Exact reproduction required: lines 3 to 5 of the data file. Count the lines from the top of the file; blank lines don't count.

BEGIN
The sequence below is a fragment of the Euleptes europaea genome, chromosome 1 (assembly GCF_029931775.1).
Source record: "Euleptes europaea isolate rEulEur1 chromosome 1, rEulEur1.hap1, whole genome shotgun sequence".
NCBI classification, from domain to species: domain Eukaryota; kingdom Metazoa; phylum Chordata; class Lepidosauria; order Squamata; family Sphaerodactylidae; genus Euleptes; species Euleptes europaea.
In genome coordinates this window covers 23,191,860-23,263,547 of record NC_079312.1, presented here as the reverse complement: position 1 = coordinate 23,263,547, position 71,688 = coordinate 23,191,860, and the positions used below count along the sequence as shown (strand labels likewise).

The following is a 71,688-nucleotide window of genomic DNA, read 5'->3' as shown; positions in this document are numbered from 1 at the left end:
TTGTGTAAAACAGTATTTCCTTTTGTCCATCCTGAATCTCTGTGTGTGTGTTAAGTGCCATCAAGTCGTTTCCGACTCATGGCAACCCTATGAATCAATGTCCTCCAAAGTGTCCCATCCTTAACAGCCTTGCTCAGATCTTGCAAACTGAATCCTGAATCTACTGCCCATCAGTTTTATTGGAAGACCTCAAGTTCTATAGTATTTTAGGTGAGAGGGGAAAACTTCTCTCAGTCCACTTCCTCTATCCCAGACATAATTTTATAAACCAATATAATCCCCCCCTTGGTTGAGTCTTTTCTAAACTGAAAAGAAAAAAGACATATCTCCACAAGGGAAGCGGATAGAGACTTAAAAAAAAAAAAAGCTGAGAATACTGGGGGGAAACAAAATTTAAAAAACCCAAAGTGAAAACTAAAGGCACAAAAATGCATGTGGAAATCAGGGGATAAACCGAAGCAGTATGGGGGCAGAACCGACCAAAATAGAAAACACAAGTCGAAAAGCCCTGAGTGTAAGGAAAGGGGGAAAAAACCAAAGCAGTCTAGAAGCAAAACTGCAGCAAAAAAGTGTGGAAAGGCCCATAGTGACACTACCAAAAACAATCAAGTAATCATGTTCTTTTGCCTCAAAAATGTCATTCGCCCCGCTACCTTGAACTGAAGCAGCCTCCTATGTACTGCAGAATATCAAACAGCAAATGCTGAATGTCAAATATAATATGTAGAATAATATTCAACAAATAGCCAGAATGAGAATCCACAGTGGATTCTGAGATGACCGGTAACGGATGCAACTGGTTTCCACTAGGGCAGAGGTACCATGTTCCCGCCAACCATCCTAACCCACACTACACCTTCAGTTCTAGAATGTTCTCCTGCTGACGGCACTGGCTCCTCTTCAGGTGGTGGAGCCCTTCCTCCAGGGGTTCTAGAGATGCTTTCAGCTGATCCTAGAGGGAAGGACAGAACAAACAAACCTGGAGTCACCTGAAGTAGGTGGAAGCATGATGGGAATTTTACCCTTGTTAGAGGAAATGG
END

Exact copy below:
NCBI classification, from domain to species: domain Eukaryota; kingdom Metazoa; phylum Chordata; class Lepidosauria; order Squamata; family Sphaerodactylidae; genus Euleptes; species Euleptes europaea.
In genome coordinates this window covers 23,191,860-23,263,547 of record NC_079312.1, presented here as the reverse complement: position 1 = coordinate 23,263,547, position 71,688 = coordinate 23,191,860, and the positions used below count along the sequence as shown (strand labels likewise).

The following is a 71,688-nucleotide window of genomic DNA, read 5'->3' as shown; positions in this document are numbered from 1 at the left end: